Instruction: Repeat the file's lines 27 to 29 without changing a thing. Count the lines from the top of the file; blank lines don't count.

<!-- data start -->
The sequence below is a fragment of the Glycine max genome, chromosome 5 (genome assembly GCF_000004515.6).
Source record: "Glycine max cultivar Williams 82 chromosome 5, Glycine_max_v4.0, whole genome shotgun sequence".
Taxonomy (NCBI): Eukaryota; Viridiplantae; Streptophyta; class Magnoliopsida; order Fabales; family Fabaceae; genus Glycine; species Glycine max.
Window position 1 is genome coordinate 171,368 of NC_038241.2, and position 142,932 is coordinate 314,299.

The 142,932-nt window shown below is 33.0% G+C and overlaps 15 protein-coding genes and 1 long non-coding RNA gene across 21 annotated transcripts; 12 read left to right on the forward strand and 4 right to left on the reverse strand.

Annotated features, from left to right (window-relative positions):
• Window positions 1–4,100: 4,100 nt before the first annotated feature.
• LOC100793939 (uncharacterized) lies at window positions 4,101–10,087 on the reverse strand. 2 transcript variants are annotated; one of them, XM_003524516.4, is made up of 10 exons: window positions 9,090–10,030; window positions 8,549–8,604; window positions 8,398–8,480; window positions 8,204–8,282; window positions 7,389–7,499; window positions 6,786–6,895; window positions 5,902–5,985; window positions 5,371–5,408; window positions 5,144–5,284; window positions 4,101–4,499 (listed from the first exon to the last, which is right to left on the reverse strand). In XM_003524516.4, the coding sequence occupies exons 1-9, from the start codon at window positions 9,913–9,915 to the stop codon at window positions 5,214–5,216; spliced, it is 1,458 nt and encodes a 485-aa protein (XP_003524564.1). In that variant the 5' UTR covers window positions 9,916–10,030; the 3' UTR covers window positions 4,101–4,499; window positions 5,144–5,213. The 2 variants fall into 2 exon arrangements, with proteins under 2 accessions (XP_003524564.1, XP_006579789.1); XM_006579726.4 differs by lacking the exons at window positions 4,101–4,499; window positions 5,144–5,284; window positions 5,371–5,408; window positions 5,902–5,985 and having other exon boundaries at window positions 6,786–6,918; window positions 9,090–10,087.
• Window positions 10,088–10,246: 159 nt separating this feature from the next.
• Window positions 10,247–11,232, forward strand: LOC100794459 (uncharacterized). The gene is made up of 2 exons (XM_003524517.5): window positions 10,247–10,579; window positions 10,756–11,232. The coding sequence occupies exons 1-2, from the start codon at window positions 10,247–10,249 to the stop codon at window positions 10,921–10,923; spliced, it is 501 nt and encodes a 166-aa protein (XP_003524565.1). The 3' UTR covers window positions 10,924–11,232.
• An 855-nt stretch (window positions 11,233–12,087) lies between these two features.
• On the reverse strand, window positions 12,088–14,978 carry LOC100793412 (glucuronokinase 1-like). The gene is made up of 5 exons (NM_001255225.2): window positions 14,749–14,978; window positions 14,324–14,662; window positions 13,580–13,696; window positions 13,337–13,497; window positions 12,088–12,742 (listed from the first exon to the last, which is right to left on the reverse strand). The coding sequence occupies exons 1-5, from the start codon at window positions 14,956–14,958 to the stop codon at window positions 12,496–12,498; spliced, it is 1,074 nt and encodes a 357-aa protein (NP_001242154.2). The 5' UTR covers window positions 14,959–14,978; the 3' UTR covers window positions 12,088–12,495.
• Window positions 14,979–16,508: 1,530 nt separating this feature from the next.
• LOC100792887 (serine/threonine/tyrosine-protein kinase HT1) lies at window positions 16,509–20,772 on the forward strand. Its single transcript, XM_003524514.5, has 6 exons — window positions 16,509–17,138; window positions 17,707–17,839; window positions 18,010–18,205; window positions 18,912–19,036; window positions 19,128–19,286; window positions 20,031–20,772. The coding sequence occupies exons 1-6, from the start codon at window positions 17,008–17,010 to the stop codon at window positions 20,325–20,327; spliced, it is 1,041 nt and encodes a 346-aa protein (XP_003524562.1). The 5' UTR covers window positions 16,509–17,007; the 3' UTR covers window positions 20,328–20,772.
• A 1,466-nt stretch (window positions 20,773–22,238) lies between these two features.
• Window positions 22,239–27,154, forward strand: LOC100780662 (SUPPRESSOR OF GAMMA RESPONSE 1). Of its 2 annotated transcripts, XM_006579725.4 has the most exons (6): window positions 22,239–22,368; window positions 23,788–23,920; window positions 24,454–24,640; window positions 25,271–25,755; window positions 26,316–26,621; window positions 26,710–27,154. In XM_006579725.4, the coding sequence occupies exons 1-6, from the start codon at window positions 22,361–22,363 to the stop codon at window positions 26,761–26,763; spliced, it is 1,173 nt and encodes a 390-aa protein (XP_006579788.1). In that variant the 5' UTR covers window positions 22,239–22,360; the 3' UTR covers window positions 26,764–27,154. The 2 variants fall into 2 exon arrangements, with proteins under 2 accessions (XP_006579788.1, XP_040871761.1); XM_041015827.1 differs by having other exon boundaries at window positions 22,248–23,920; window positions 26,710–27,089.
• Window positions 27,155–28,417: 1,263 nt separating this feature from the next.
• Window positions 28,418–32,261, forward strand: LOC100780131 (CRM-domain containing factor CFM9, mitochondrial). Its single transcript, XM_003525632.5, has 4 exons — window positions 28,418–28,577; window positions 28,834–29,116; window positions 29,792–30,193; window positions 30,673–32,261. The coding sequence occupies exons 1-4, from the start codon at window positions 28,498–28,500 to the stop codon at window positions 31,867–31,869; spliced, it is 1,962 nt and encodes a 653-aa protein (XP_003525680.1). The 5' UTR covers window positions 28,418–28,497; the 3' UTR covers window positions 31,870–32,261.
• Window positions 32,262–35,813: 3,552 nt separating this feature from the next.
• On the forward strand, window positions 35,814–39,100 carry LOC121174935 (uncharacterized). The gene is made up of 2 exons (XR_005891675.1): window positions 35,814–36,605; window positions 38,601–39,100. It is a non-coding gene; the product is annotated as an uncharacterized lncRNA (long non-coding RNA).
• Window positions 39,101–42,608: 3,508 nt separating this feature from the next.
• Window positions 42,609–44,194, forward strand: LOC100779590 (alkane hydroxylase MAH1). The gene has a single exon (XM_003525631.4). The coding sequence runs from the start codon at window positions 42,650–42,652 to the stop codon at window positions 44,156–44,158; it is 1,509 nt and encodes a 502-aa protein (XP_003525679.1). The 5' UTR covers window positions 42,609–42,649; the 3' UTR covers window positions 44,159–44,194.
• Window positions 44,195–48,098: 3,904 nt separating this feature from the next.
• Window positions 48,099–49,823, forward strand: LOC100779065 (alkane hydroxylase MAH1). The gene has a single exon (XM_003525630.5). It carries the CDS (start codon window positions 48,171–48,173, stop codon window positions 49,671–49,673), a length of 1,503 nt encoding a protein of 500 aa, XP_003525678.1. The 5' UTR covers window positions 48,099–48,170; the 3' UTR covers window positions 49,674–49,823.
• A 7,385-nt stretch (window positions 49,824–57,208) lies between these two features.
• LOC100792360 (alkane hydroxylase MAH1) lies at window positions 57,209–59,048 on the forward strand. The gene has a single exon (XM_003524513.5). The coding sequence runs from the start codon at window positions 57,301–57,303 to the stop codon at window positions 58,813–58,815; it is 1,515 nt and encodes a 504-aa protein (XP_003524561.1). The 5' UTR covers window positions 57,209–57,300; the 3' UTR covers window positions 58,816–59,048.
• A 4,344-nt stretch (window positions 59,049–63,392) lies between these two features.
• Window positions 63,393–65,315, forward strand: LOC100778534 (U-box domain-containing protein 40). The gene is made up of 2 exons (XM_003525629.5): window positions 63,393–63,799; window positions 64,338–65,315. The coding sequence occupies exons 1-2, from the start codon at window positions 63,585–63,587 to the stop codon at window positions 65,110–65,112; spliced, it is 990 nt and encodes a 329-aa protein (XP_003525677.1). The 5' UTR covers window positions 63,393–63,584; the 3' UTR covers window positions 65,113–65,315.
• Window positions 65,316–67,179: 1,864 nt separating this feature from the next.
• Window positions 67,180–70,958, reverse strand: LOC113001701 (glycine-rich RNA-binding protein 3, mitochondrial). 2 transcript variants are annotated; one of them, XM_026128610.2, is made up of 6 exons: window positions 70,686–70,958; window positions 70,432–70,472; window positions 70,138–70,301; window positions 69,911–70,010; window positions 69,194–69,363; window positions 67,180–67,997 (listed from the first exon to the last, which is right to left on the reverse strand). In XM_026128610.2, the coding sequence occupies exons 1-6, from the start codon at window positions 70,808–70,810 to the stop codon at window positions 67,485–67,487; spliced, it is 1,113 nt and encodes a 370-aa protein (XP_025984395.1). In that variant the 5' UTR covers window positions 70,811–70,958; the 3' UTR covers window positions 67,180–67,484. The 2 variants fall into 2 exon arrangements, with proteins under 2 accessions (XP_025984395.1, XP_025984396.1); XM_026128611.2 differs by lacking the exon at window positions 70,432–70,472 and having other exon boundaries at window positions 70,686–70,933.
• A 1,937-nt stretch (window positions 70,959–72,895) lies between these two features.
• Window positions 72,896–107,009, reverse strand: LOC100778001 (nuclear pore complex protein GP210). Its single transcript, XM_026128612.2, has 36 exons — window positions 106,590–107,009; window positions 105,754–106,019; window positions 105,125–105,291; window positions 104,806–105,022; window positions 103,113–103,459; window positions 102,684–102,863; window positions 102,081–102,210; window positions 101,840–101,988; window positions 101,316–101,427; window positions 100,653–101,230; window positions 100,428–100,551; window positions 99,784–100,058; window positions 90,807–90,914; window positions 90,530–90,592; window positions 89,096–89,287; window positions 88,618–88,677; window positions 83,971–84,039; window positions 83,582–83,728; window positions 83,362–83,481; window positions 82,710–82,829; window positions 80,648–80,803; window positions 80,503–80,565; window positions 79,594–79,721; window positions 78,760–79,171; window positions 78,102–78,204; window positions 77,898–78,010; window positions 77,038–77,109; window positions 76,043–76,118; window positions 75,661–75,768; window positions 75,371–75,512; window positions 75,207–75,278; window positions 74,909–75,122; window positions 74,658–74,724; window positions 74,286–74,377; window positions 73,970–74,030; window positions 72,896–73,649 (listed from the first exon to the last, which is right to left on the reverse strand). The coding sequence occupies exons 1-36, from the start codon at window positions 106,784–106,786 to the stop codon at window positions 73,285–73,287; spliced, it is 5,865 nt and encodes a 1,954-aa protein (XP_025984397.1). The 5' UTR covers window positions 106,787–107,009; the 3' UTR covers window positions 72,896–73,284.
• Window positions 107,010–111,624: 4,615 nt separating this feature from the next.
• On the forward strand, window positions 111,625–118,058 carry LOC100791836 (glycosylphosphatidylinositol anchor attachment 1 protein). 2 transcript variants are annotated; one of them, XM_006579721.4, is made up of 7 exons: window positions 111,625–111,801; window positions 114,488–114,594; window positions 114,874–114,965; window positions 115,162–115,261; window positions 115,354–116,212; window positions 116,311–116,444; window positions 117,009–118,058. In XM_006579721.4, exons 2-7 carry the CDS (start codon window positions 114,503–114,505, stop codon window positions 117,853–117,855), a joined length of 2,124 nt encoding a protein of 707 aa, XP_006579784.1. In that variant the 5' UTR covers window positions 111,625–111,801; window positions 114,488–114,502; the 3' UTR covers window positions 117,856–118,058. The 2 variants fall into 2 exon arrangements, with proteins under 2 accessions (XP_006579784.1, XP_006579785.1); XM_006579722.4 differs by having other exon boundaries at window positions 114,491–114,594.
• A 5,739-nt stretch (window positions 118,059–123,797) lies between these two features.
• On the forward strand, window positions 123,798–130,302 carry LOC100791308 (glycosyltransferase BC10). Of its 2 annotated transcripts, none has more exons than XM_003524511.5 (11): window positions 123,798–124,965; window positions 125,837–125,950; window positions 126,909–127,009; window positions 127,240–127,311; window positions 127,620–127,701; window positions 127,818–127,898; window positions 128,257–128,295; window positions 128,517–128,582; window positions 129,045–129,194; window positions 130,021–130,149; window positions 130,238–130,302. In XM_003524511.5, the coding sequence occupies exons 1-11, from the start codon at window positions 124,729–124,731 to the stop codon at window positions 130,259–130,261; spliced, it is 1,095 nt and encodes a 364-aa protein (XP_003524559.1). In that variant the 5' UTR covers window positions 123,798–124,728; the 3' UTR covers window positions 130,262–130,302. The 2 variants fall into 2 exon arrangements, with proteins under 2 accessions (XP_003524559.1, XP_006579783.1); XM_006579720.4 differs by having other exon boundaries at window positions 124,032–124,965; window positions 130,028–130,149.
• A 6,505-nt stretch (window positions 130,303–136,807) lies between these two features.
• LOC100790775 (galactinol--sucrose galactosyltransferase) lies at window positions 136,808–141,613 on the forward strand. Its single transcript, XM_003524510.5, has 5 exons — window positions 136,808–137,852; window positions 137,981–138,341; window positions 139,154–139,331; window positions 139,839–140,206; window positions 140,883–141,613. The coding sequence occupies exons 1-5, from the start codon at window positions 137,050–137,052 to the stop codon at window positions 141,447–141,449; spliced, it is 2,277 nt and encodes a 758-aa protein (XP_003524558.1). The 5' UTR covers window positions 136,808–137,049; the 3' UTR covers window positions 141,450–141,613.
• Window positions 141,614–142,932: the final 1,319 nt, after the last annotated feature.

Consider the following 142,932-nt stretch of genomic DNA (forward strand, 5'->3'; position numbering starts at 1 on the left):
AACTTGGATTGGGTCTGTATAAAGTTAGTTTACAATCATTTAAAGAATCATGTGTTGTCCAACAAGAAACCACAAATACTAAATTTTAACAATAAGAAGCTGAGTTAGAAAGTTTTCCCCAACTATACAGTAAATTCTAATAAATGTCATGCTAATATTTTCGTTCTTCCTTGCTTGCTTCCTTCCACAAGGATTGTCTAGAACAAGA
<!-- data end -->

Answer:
• A 4,344-nt stretch (window positions 59,049–63,392) lies between these two features.
• Window positions 63,393–65,315, forward strand: LOC100778534 (U-box domain-containing protein 40). The gene is made up of 2 exons (XM_003525629.5): window positions 63,393–63,799; window positions 64,338–65,315. The coding sequence occupies exons 1-2, from the start codon at window positions 63,585–63,587 to the stop codon at window positions 65,110–65,112; spliced, it is 990 nt and encodes a 329-aa protein (XP_003525677.1). The 5' UTR covers window positions 63,393–63,584; the 3' UTR covers window positions 65,113–65,315.
• Window positions 65,316–67,179: 1,864 nt separating this feature from the next.